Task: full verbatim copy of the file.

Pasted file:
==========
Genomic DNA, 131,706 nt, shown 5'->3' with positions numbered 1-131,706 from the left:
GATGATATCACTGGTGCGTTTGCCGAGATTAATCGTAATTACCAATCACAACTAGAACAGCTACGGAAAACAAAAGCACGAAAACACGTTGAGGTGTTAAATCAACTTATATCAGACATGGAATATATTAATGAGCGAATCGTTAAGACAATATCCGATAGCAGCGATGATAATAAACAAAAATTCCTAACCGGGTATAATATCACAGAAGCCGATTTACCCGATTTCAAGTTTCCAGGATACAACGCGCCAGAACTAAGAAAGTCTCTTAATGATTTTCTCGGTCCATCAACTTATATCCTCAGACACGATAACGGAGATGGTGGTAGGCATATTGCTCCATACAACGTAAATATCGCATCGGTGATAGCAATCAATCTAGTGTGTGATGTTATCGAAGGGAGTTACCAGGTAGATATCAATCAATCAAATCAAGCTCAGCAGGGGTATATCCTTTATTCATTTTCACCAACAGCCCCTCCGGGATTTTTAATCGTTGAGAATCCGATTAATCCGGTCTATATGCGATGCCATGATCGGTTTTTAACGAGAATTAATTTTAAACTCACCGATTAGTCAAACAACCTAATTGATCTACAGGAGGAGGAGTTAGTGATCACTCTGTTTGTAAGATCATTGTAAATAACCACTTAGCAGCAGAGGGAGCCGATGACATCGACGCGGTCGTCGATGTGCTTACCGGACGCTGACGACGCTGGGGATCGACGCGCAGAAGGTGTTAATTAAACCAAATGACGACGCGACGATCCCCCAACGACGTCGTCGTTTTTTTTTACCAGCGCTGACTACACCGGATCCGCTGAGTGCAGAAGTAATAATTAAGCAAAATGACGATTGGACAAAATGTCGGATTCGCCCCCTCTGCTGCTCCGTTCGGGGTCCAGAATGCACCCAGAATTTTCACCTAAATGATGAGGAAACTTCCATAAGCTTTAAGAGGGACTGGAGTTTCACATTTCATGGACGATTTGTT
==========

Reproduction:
Genomic DNA, 131,706 nt, shown 5'->3' with positions numbered 1-131,706 from the left:
GATGATATCACTGGTGCGTTTGCCGAGATTAATCGTAATTACCAATCACAACTAGAACAGCTACGGAAAACAAAAGCACGAAAACACGTTGAGGTGTTAAATCAACTTATATCAGACATGGAATATATTAATGAGCGAATCGTTAAGACAATATCCGATAGCAGCGATGATAATAAACAAAAATTCCTAACCGGGTATAATATCACAGAAGCCGATTTACCCGATTTCAAGTTTCCAGGATACAACGCGCCAGAACTAAGAAAGTCTCTTAATGATTTTCTCGGTCCATCAACTTATATCCTCAGACACGATAACGGAGATGGTGGTAGGCATATTGCTCCATACAACGTAAATATCGCATCGGTGATAGCAATCAATCTAGTGTGTGATGTTATCGAAGGGAGTTACCAGGTAGATATCAATCAATCAAATCAAGCTCAGCAGGGGTATATCCTTTATTCATTTTCACCAACAGCCCCTCCGGGATTTTTAATCGTTGAGAATCCGATTAATCCGGTCTATATGCGATGCCATGATCGGTTTTTAACGAGAATTAATTTTAAACTCACCGATTAGTCAAACAACCTAATTGATCTACAGGAGGAGGAGTTAGTGATCACTCTGTTTGTAAGATCATTGTAAATAACCACTTAGCAGCAGAGGGAGCCGATGACATCGACGCGGTCGTCGATGTGCTTACCGGACGCTGACGACGCTGGGGATCGACGCGCAGAAGGTGTTAATTAAACCAAATGACGACGCGACGATCCCCCAACGACGTCGTCGTTTTTTTTTACCAGCGCTGACTACACCGGATCCGCTGAGTGCAGAAGTAATAATTAAGCAAAATGACGATTGGACAAAATGTCGGATTCGCCCCCTCTGCTGCTCCGTTCGGGGTCCAGAATGCACCCAGAATTTTCACCTAAATGATGAGGAAACTTCCATAAGCTTTAAGAGGGACTGGAGTTTCACATTTCATGGACGATTTGTT